In 1970, a women who was hospitalised after a beating by her husband faced a choice of either returning home to her abuser or becoming homeless. Abusive spouses could not be ordered to stay away from the family home, leaving many women little choice but to seek refuge elsewhere.

How it changed

Women’s Aid campaigned for changes in the law, and in 1976 the Family Law Act, Ireland’s first legislation on domestic violence, enabled one spouse to seek a barring order against the other where the welfare or safety of a spouse or children was at risk. The orders were for three months and were poorly implemented. In 1981, protection orders were introduced and barring orders were increased up to 12 months.

7 Live securely in her family home

Under Irish law, a married woman had no right to a share in her family home, even if she was the breadwinner. Her husband could sell the home without her consent.

How it changed

Under the Family Home Protection Act of 1976, neither spouse can sell the family home without the written consent of the other.

8 Refuse to have sex with her husband

In 1970 the phrase “marital rape” was a contradiction in terms. A husband was assumed to have the right to have sex with his wife and consent was not, in the eyes of the law, an issue.

Women’s adultery was also specifically penalised in the civil law, the notorious tort of “criminal conversation” or “CrimCon”: a husband could legally sue another man for compensation for sleeping with his wife.

How it changed

The Council for the Status of Women urged the creation of a crime of marital rape. In 1979 the Minister for Justice Gerard Collins declined to introduce legislation to this effect. Even when new legislation on rape was introduced in 1981, the situation did not change. It was not until 1990 that marital rape was defined as a crime. The first trial, in 1992, collapsed within minutes. The first successful prosecution for marital rape was in 2002.

Crim Con was abolished by the Family Law Act (1981). The Act also, as a dubious quid pro quo, abolished the right to sue for “breach of promise” of marriage – an ancient provision that was occasionally used by jilted women, although it was in theory also available to men.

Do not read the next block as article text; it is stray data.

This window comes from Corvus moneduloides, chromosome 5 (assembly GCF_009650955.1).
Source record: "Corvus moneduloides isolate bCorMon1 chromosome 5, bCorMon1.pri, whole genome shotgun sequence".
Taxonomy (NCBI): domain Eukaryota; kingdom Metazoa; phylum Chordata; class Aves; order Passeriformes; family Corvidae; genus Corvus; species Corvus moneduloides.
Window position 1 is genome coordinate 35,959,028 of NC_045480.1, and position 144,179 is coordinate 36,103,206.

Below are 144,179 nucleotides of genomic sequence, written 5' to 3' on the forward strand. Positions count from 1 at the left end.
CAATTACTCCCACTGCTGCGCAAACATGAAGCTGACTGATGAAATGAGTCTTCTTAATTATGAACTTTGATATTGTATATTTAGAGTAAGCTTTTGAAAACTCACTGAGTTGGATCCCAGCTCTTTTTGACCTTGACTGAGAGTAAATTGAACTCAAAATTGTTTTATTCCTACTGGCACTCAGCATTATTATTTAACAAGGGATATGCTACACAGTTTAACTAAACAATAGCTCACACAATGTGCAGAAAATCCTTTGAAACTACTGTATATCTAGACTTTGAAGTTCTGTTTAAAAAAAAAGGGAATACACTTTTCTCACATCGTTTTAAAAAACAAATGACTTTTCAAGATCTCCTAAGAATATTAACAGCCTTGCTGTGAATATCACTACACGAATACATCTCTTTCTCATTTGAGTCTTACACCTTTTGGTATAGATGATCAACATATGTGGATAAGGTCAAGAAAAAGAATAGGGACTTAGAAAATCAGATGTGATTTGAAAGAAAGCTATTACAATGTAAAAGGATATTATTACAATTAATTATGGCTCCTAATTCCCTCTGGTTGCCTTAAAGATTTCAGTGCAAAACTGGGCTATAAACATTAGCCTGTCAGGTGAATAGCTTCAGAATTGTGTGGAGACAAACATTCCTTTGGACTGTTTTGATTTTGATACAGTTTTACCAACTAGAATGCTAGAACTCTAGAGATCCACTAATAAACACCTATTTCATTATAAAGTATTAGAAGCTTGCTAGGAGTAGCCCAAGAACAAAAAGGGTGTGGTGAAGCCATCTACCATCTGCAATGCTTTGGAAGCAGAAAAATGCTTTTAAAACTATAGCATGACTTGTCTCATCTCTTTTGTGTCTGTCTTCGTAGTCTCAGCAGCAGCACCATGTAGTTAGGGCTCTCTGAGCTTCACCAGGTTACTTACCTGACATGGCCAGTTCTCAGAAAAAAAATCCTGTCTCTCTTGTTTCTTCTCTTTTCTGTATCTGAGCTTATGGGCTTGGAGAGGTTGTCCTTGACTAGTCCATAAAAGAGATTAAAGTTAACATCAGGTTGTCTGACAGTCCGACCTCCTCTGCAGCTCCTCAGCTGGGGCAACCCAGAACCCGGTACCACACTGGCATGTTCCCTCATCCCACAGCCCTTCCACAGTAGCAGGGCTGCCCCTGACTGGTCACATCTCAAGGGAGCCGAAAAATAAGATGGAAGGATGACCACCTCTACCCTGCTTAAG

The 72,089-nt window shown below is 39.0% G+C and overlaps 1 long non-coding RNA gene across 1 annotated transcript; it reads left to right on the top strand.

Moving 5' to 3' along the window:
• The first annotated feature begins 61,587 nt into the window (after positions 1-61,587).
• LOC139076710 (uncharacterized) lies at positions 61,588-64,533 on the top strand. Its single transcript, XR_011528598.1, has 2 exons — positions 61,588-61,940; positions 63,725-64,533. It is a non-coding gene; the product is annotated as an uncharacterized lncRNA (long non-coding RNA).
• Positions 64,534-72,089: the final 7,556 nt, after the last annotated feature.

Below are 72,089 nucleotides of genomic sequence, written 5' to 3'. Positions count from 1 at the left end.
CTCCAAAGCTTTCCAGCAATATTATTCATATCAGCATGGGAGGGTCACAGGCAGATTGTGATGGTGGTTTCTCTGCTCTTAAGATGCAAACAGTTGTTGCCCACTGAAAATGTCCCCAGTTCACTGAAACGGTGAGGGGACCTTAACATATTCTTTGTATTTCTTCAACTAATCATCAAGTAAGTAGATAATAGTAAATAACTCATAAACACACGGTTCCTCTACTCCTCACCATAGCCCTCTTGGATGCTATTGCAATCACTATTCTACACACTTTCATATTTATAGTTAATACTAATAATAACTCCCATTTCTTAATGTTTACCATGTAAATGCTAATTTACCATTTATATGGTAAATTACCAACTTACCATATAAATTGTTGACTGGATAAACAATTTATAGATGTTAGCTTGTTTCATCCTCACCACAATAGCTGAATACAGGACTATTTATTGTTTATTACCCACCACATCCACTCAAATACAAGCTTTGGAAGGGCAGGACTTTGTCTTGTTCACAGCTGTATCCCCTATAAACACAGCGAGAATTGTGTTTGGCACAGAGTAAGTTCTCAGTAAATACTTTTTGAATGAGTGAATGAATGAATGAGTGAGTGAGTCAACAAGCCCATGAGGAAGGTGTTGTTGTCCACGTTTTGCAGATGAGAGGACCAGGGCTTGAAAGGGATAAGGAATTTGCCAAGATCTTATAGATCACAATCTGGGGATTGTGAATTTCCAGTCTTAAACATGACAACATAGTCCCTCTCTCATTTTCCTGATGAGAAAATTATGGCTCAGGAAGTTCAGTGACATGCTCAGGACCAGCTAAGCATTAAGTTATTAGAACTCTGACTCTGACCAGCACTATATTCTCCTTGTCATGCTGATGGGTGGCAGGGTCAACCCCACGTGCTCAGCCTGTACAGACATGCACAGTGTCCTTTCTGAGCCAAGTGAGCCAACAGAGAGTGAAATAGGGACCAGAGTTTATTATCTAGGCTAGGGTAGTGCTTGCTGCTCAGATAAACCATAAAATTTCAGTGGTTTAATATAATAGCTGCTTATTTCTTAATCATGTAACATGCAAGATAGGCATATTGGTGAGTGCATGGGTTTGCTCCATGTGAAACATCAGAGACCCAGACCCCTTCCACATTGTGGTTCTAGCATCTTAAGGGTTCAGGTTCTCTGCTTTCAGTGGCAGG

9 Choose her official place of domicile

Under Irish law, a married woman was deemed to have the same “domicile” as her husband. This meant that if her husband left her and moved to Australia, her legal domicile was deemed to be Australia. Women, who could not get a divorce in Ireland, could find themselves divorced in countries where their husbands were domiciled.

How it changed

Acting on a report from the Law Reform Commission, the Fine Gael junior minister for women’s affairs Nuala Fennell drove forward the Domicile and Recognition of Foreign Divorces Bill in 1985. It granted married women the right to an independent domicile.

10 Get the same rate for a job as a man

In 1970, almost all women were paid less than male colleagues doing the same job. In March 1970, the average hourly pay for women was five shillings, while that for men was over nine. In areas covered by a statutory minimum wage, the female rate was two-thirds that of men.

How it changed

Legislation on equal pay was introduced in 1974 and employment equality legislation followed in 1977, both as a result of European directives.

Are We On Social Network xyz? – Dominion

What can happen when you don’t sign up on a socail networking site for your group/club/event.

Are We On Social Network xyz? – Dominion.

Are We On Social Network Du Jour

One question we are being increasingly asked by people is:
I sent you X amount of messages on FaceBook/MySpace/Bebo/Friendster etc. and you haven’t responded.
our reply of course is: